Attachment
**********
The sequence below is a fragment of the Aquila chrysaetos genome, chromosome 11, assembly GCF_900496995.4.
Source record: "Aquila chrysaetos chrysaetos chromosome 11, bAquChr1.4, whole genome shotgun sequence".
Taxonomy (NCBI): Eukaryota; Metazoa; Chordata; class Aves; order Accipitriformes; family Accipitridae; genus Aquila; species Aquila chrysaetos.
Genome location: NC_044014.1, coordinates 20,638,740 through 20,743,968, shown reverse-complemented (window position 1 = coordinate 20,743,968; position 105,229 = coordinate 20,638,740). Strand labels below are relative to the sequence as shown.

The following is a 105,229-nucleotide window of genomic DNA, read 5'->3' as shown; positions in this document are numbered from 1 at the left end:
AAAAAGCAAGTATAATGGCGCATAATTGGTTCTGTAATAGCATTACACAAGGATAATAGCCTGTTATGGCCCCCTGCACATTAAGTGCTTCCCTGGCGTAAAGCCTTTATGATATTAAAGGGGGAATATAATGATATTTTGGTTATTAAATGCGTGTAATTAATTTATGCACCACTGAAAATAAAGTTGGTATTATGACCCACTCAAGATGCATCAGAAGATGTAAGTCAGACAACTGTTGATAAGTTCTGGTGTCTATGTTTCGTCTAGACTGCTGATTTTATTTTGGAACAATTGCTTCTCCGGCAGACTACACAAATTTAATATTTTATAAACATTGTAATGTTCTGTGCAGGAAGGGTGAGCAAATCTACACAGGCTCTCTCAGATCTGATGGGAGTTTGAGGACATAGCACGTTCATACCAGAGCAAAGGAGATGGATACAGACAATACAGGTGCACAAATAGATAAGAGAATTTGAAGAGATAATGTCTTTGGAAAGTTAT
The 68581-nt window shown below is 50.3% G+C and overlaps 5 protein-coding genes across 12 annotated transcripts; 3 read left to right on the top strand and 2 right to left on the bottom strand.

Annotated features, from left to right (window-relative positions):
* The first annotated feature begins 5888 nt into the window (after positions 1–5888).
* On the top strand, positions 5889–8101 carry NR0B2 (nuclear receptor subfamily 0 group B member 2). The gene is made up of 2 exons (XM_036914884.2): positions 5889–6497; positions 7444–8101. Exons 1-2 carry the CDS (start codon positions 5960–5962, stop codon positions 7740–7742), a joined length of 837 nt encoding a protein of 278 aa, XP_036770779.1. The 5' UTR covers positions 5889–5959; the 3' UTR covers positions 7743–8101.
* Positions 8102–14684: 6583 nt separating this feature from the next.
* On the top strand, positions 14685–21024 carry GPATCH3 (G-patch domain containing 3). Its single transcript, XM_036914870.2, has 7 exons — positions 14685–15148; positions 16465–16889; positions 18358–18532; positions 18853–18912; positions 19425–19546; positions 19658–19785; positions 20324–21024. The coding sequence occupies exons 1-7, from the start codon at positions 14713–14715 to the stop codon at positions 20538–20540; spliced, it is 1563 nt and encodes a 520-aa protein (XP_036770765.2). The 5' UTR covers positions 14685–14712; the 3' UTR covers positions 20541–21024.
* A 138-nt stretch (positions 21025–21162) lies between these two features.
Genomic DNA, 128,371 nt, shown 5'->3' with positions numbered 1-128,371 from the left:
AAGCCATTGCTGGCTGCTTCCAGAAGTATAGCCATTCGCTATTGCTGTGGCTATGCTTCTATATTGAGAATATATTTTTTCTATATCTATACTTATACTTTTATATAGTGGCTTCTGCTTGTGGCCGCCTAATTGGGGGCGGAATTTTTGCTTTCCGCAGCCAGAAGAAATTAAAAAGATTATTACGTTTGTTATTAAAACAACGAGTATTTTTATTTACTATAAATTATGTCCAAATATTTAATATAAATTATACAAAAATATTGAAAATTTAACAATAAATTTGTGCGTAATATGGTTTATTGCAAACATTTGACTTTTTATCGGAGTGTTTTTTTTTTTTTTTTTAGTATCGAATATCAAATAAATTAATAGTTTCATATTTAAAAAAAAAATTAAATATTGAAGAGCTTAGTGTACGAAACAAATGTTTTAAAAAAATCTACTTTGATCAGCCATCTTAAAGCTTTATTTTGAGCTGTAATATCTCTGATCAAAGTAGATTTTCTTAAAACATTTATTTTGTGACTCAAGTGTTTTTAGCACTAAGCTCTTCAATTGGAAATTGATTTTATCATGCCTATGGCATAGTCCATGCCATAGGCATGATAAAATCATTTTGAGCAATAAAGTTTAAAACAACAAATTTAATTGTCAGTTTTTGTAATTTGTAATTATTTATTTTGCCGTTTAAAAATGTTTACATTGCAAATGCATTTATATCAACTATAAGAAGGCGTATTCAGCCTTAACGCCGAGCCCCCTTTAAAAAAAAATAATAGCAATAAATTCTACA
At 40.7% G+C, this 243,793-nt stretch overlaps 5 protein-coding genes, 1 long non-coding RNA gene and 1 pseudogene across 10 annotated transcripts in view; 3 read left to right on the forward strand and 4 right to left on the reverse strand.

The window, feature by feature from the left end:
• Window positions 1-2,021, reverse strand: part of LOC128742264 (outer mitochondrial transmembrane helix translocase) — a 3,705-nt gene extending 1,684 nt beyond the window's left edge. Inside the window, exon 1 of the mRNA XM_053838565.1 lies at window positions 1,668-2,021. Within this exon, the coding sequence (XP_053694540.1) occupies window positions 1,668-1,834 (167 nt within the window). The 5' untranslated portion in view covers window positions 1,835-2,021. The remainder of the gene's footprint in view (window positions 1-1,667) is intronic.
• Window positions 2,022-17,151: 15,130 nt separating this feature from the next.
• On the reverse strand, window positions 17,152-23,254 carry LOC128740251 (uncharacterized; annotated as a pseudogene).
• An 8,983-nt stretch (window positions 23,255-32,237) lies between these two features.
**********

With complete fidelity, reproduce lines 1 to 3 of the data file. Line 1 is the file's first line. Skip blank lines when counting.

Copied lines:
The sequence below is a fragment of the Aquila chrysaetos genome, chromosome 11, assembly GCF_900496995.4.
Source record: "Aquila chrysaetos chrysaetos chromosome 11, bAquChr1.4, whole genome shotgun sequence".
Taxonomy (NCBI): Eukaryota; Metazoa; Chordata; class Aves; order Accipitriformes; family Accipitridae; genus Aquila; species Aquila chrysaetos.